pick-ups and other smaller areas on the face of
the guitar. Are you sure your friends aren't talking about the leftover gray(black areas) from
when the guitar was black? Why would there be
gray undercoat on the guitar? The refinish to black was done very quickly and more than likely
was not done by a qualified luthier who wouldn't
have used primer before spraying it black. I also don't buy the old story that Burns refinished the guitar to black. That's been repeated so many times that people now take it as
the truth. The guitar had Hofner knobs, not Burns knobs, after the refinish to black. I don't believe those are even Burns knobs so there is no Burns connection at all. So I'm going on record as no leftover gray primer and no refinish to black by Burns.
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Postby (larrywassgren) » Sun Feb 18, 2001 12:19 pm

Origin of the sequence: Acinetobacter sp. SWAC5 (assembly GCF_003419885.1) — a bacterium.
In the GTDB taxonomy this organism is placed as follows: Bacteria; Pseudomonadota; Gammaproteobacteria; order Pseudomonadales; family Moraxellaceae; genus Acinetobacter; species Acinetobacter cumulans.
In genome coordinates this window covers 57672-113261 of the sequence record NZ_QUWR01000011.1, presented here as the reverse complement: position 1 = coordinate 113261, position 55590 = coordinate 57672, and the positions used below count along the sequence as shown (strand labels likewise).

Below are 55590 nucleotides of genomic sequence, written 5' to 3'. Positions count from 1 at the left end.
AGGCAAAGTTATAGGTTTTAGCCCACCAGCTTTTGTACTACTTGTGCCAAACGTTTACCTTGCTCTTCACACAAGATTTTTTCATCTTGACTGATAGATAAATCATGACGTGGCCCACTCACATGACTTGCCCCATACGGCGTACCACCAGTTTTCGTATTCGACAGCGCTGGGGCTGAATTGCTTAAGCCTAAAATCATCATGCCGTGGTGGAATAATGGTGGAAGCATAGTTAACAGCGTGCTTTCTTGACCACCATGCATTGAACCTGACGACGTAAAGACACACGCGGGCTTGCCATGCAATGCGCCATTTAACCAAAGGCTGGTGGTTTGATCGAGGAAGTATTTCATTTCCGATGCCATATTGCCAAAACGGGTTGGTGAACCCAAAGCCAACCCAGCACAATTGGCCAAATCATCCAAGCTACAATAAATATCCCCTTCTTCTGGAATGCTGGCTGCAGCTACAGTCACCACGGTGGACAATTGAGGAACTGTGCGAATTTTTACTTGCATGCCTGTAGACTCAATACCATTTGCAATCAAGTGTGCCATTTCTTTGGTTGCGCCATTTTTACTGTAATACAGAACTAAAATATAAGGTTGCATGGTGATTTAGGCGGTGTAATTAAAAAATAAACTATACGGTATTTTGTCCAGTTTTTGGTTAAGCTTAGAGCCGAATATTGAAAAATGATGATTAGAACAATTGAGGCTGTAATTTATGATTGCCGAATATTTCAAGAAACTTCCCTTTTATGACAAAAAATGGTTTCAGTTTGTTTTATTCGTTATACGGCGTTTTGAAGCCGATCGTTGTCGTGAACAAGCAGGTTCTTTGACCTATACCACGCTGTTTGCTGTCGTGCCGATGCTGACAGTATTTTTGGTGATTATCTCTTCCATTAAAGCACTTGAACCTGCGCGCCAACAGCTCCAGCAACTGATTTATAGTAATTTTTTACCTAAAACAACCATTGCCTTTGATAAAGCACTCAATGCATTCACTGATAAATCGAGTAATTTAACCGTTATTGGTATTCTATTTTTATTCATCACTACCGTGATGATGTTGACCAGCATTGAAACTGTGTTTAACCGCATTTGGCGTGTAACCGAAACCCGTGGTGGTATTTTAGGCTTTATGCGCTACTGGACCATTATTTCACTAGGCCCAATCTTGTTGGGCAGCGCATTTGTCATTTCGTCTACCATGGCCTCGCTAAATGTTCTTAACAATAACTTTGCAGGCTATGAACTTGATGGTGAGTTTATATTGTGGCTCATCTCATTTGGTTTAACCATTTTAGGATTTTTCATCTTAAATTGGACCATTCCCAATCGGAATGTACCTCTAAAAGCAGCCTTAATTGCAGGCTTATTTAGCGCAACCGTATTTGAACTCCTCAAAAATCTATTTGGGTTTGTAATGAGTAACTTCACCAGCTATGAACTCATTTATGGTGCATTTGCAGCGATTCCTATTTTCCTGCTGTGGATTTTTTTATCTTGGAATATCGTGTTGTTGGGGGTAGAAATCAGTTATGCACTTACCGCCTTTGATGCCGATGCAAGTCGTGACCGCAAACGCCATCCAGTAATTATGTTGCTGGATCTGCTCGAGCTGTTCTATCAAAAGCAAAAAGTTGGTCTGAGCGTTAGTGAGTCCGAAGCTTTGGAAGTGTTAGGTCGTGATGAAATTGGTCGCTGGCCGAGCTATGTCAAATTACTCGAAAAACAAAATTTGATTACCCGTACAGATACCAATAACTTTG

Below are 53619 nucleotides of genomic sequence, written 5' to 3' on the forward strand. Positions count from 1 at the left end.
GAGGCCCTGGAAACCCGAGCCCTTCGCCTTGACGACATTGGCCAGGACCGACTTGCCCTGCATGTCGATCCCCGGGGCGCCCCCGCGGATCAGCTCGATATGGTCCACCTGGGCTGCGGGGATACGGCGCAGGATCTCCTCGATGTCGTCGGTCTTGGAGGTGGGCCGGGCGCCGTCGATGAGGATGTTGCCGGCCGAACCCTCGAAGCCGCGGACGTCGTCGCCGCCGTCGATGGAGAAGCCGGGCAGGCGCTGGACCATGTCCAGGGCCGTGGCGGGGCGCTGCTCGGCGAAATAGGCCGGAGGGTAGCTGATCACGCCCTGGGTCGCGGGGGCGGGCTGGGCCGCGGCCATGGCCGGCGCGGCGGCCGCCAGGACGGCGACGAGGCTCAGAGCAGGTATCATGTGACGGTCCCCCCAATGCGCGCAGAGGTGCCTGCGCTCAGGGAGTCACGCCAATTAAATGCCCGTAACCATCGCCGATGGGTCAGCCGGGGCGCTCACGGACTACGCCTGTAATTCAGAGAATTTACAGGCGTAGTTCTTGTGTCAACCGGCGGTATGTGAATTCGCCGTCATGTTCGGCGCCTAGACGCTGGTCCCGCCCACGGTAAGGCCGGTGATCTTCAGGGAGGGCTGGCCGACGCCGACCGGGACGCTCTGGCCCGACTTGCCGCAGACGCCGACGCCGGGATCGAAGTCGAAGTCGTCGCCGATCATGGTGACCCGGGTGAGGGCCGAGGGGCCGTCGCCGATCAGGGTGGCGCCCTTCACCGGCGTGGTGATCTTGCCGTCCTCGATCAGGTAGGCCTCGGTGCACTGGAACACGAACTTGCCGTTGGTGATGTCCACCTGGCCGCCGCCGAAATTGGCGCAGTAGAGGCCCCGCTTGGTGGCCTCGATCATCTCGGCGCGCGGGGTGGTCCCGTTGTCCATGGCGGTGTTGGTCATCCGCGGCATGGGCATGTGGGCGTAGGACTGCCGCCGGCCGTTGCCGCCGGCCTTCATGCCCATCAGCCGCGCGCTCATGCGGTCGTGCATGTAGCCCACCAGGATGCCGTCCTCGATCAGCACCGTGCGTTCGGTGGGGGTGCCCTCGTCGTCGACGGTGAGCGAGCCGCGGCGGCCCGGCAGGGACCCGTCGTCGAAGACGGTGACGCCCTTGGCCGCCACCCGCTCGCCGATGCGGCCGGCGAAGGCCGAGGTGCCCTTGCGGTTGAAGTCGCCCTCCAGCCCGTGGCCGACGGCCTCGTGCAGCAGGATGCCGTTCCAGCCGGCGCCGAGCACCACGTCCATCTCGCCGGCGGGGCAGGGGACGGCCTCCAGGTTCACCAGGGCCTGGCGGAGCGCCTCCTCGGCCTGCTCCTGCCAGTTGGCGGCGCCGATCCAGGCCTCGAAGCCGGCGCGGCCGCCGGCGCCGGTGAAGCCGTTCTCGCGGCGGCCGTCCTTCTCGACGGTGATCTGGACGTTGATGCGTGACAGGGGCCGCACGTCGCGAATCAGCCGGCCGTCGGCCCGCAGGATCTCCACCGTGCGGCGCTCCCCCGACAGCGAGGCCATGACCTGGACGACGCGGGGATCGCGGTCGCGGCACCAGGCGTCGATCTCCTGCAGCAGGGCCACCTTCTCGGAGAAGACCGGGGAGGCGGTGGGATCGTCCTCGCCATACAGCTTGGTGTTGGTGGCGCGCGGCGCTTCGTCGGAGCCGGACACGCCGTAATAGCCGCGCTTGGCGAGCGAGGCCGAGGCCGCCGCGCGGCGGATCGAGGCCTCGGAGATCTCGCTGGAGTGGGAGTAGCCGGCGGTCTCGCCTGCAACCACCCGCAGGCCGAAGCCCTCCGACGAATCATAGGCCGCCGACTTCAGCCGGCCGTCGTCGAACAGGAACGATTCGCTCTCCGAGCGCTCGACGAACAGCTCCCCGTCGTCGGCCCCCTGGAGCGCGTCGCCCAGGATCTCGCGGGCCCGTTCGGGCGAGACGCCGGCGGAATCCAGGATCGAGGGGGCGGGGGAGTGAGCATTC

Also, the guitar had a very quick dusting before
that photo was taken. When Ron refinished the
guitar back to blonde it was totally disassembled.
He would have taken out any primer if there had
been any. Anyone who doesn't enjoy cleaning guitars knows the area between the bridge and
treble pick-up is the biggest pain of all to clean. That is why the dust was left there. What are the chances primer would be left in the same area that happens to be the hardest to get at
while cleaning a guitar?
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Postby (Nick_Thiel) » Mon Feb 19, 2001 7:39 am

I believe that there was a grey undercoat on the guitar, as there are a few pics of the underside of the neck which show grey on the seam of the fingerboard (near the nut). Also the color headstock pics from 64 appear to have grey in areas where the paint has been bashed away. Leave it with me and I'll dig up the pics on my hard-drive.